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Post-graduate training network for capacity building to control ticks and tick-borne diseases

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Addressing tick-borne diseases

With global warming, ticks and tick-borne diseases (TTBD) are on the rise, posing an increased risk to animal and human health. An EU postgraduate training network worked on designing new effective control strategies for TTBD.

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Ticks can carry and transmit many pathogenic viruses, bacteria and protozoa. Research towards development of more efficient vaccines, along with the improved control of TTBD was the goal of the EU-funded POSTICK (Post-graduate training network for capacity building to control ticks and tick-borne diseases) project. Project participants focused on understanding the mechanisms of tick-host-pathogen interactions, pathogen diversity, survival and transmission. They also studied the modulation of host immune responses and tick survival. Identification of host-pathogen-tick molecules was necessary to design anti-tick vaccines and block pathogen transmission. The research went in several directions, with a general focus on tick-pathogen interactions and host immune responses – factors most relevant to vaccine production. The work focused on bacteria, viruses and protozoa transmitted by ticks: Anaplasma marginale, arbovirus, encephalitis virus, Theileria and Babesia. The project isolated a new species from Brazilian ticks, Ehrlichia mineirensis. Scientists obtained new data on host cytokine expression, basophil activation and tick salivary immune inhibition and identified tick proteins involved in tick-pathogen interactions. These could be effective as new candidate vaccine antigens. They also identified six novel tick defensins (defence peptides) with promising antimicrobial activity. New proteomics protocols for tick research included a phylogenomics approach using de novo sequencing from proteomics data. In addition, the project established a large-scale artificial membrane feeding system for hard ticks, which can be used successfully for screening potential acaricidal compounds. POSTICK identified important host-pathogen-tick molecules for designing anti-tick vaccines and blocking pathogen transmission. It combined the expertise of five universities, a research institute and two industrial participants from five European countries and of two associated partners from Brazil and Israel. This should ensure the translation of research results for clinical application.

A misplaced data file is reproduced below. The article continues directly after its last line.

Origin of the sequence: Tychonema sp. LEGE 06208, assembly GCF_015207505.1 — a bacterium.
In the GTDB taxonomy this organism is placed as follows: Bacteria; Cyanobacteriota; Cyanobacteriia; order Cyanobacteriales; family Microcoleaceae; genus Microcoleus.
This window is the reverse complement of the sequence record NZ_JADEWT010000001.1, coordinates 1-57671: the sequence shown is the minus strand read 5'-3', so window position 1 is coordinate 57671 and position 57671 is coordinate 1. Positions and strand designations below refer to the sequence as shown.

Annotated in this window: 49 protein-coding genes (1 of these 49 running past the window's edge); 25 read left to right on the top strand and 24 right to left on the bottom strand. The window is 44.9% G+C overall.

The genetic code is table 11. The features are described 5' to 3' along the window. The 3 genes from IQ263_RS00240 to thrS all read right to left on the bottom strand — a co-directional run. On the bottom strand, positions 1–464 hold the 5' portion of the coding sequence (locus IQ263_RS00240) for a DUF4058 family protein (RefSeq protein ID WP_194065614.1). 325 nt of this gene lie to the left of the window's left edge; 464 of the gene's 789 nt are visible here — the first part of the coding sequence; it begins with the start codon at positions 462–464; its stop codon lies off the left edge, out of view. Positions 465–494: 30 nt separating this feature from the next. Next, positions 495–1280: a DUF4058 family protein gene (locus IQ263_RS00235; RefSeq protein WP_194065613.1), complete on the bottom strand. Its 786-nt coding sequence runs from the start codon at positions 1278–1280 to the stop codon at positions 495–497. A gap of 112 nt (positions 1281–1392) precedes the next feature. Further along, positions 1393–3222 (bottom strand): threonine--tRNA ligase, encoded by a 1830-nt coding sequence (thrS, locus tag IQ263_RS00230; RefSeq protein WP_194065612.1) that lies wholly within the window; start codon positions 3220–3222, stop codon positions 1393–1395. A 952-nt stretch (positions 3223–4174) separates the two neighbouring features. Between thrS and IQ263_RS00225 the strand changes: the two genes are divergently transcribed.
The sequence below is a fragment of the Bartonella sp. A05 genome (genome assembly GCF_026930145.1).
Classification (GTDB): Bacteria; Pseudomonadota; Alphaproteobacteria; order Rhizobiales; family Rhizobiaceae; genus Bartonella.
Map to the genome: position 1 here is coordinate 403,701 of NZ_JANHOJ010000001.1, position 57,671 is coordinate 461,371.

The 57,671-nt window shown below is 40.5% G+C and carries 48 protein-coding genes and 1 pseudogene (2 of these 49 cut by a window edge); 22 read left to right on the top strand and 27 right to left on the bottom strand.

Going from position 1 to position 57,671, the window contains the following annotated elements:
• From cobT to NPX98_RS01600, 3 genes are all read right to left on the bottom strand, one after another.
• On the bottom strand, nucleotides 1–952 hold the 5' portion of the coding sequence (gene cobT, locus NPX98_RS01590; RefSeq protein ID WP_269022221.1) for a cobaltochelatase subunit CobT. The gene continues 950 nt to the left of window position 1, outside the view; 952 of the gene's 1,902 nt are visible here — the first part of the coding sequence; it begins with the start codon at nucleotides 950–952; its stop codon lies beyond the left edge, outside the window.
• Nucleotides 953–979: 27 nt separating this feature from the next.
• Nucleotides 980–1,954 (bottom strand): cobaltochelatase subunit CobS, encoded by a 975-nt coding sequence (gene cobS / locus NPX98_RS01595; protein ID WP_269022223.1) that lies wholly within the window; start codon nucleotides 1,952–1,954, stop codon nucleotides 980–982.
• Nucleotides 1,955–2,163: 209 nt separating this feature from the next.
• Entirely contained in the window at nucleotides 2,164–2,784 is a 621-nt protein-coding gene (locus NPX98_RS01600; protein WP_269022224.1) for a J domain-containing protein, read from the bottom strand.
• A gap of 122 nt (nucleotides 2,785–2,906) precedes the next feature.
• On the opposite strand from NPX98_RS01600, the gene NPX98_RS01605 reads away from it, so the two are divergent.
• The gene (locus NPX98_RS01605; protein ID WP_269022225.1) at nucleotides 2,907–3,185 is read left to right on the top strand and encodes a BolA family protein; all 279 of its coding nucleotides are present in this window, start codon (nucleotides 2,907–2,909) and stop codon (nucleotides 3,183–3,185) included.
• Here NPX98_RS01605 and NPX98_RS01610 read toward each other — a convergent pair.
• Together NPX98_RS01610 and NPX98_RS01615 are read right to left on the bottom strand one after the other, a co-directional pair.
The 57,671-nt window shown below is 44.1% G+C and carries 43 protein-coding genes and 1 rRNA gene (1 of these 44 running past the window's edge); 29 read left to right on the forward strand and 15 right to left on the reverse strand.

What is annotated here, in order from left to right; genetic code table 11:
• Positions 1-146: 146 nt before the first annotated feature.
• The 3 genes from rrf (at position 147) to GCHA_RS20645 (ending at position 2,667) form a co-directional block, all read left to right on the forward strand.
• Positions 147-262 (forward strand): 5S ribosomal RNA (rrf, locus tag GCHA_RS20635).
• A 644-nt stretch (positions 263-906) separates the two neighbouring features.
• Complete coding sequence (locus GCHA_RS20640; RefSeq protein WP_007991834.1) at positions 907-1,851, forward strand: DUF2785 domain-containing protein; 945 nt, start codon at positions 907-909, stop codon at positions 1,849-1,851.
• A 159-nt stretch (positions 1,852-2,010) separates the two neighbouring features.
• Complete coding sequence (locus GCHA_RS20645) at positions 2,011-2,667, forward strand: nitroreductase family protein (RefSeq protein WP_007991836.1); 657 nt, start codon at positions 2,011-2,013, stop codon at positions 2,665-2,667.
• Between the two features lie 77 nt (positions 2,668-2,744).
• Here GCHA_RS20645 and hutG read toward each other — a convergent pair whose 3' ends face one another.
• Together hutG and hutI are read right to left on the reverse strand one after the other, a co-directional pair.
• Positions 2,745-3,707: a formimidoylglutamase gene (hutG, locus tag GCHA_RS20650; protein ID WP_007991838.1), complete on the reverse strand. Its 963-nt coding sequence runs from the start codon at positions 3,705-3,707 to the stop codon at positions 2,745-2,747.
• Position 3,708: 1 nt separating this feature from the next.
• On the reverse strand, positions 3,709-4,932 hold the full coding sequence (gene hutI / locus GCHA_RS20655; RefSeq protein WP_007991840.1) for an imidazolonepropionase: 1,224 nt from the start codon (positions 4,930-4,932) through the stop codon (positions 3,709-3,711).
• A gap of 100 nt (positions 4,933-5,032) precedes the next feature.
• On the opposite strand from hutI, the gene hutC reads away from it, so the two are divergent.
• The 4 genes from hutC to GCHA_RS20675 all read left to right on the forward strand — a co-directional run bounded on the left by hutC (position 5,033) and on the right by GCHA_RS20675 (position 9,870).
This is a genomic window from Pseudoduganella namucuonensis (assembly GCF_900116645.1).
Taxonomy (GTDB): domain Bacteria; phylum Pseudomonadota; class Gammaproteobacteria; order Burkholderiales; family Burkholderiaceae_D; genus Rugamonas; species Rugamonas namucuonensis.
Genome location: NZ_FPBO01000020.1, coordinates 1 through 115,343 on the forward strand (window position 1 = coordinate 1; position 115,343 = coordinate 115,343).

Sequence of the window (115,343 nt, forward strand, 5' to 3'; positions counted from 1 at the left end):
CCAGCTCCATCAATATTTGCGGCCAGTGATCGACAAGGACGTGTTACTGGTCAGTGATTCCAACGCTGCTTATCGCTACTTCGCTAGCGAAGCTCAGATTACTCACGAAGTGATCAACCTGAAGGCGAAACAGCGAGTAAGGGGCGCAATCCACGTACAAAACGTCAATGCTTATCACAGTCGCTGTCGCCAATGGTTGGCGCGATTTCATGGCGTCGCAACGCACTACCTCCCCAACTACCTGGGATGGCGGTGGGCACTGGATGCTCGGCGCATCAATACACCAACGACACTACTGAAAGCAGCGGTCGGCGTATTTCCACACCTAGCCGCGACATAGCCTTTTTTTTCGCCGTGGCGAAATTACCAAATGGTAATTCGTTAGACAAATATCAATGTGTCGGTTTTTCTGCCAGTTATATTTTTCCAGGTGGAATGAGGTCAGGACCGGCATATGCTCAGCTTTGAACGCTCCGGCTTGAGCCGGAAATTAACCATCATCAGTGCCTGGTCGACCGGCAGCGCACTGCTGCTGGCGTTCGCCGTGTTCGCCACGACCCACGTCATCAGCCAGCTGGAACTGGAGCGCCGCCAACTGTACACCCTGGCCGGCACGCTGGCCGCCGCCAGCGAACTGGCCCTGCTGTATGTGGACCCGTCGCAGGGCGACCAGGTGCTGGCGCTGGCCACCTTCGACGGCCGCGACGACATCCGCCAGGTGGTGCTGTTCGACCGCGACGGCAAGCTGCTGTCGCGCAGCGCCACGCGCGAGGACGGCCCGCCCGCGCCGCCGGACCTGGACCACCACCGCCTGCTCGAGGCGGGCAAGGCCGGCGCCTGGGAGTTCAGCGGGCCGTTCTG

Tick, pathogen, vaccine, proteomics, phylogenomics

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